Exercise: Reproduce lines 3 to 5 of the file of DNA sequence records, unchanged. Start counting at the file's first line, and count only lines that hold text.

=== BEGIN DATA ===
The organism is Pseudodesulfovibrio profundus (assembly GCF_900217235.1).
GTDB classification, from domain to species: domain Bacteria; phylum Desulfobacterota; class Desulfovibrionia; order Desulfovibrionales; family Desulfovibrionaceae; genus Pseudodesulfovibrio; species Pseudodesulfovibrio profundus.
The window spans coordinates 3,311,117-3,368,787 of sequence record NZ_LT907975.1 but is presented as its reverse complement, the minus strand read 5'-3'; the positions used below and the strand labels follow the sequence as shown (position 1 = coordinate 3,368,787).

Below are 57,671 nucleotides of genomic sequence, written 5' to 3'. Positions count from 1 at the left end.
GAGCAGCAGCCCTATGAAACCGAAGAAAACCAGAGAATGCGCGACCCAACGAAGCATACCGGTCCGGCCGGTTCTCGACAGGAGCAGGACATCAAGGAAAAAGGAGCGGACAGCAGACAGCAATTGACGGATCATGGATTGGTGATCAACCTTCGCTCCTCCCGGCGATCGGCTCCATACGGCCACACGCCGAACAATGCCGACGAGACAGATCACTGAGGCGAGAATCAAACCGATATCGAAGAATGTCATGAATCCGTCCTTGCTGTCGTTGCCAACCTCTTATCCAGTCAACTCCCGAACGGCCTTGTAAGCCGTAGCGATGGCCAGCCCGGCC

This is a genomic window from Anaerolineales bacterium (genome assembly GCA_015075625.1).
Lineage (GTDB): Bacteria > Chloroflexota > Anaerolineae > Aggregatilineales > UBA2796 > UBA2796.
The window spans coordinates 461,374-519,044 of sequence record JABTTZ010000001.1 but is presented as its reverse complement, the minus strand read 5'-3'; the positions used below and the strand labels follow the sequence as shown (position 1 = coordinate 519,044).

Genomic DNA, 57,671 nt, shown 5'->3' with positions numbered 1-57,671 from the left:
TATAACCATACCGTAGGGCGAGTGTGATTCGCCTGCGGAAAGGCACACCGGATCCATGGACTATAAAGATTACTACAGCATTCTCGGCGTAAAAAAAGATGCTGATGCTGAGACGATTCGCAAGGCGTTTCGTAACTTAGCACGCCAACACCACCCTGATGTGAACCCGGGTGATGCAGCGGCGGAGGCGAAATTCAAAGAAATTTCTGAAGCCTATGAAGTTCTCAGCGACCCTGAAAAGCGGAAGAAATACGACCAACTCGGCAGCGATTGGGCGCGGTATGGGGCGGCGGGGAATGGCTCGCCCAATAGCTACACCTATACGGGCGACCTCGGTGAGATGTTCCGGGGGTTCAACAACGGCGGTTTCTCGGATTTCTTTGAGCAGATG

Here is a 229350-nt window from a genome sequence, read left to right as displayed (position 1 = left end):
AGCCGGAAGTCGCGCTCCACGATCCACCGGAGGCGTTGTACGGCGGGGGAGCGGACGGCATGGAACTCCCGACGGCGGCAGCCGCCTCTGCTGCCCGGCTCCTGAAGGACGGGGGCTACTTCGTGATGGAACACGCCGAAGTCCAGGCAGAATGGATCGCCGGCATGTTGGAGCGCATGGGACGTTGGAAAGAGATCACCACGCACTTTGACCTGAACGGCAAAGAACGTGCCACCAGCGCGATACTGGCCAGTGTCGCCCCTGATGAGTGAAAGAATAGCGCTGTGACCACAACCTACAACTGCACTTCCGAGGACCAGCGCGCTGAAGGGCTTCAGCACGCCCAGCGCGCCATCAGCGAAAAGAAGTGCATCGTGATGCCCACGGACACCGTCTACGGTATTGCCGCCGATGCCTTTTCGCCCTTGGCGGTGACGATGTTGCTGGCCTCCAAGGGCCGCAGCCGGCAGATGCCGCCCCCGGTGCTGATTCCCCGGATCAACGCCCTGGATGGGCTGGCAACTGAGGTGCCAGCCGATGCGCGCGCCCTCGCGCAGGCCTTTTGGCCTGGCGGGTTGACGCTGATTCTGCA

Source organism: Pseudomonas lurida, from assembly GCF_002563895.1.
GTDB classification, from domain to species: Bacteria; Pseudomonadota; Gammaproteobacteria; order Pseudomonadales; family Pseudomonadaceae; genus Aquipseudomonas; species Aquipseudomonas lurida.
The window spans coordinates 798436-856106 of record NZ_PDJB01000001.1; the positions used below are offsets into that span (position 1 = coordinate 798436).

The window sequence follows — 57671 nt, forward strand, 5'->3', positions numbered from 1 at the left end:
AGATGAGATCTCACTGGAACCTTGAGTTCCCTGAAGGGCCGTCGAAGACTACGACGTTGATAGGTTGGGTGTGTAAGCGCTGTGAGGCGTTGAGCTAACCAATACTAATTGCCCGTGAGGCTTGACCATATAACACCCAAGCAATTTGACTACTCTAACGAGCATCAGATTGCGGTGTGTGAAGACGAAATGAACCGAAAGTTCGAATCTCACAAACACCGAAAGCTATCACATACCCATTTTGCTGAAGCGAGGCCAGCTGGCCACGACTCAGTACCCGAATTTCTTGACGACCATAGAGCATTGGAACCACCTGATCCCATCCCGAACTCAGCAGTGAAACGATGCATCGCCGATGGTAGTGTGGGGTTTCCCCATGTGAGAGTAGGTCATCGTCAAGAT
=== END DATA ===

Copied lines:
The window spans coordinates 3,311,117-3,368,787 of sequence record NZ_LT907975.1 but is presented as its reverse complement, the minus strand read 5'-3'; the positions used below and the strand labels follow the sequence as shown (position 1 = coordinate 3,368,787).

Below are 57,671 nucleotides of genomic sequence, written 5' to 3'. Positions count from 1 at the left end.
GAGCAGCAGCCCTATGAAACCGAAGAAAACCAGAGAATGCGCGACCCAACGAAGCATACCGGTCCGGCCGGTTCTCGACAGGAGCAGGACATCAAGGAAAAAGGAGCGGACAGCAGACAGCAATTGACGGATCATGGATTGGTGATCAACCTTCGCTCCTCCCGGCGATCGGCTCCATACGGCCACACGCCGAACAATGCCGACGAGACAGATCACTGAGGCGAGAATCAAACCGATATCGAAGAATGTCATGAATCCGTCCTTGCTGTCGTTGCCAACCTCTTATCCAGTCAACTCCCGAACGGCCTTGTAAGCCGTAGCGATGGCCAGCCCGGCC